Right of existing shareholders in a corporation to purchase newly issued stock before it is offered to others. The right is meant to protect current shareholders from dilution in value or control. Preemptive rights, if recognized, are usually set forth in the corporate charter. Shareholders will usually be issued a subscription warrant, which indicates how many shares of the newly issued stock they are entitled to buy, typically pro rata percentage of current ownership.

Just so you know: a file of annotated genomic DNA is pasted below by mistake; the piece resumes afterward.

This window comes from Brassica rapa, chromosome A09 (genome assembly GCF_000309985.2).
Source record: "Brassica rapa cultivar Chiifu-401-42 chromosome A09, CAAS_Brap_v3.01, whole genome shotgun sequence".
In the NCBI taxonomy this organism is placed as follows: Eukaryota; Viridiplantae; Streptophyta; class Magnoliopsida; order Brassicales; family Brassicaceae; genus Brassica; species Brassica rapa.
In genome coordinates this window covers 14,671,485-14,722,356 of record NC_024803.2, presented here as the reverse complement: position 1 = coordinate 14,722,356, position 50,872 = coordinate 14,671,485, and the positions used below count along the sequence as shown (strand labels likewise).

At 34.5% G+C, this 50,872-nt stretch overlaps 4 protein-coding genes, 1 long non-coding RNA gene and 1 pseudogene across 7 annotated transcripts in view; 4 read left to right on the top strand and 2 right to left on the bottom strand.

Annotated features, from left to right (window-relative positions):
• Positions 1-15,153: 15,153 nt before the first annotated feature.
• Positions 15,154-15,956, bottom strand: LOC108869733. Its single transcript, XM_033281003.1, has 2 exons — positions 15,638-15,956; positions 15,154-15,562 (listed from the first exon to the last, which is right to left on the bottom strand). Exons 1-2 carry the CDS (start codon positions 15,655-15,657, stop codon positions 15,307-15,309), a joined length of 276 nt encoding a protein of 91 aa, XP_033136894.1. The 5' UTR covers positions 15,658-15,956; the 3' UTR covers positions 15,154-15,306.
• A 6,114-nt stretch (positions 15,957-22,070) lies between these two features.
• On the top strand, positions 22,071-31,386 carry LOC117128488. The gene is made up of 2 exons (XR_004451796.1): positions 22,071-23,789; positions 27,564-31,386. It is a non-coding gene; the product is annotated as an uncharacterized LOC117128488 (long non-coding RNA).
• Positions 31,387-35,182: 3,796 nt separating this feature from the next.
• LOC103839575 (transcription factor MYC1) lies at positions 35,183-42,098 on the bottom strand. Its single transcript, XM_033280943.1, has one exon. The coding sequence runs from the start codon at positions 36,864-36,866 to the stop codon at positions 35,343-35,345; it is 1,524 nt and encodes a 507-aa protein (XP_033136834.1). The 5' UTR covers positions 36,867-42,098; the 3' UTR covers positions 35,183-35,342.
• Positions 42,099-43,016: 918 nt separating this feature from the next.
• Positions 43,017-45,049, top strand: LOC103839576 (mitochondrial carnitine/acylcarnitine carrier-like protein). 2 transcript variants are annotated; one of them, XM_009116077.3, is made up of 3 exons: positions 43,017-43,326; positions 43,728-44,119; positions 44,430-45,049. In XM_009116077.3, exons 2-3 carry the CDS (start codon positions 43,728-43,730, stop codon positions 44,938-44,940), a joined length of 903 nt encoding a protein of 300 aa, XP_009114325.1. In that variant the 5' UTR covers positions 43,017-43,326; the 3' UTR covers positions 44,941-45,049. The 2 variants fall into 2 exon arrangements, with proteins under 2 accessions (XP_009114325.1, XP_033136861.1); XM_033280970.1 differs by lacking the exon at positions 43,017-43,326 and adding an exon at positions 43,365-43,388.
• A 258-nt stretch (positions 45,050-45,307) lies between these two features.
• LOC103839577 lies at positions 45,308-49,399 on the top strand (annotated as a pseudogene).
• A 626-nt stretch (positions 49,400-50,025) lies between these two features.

Definition from Nolo’s Plain-English Law Dictionary
The right of a shareholder in a corporation to have the first opportunity to purchase a new issue of stock of that corporation in proportion to the amount of stock already owned by the shareholder.
Definition provided by Nolo’s Plain-English Law Dictionary.
August 19, 2010, 5:22 pm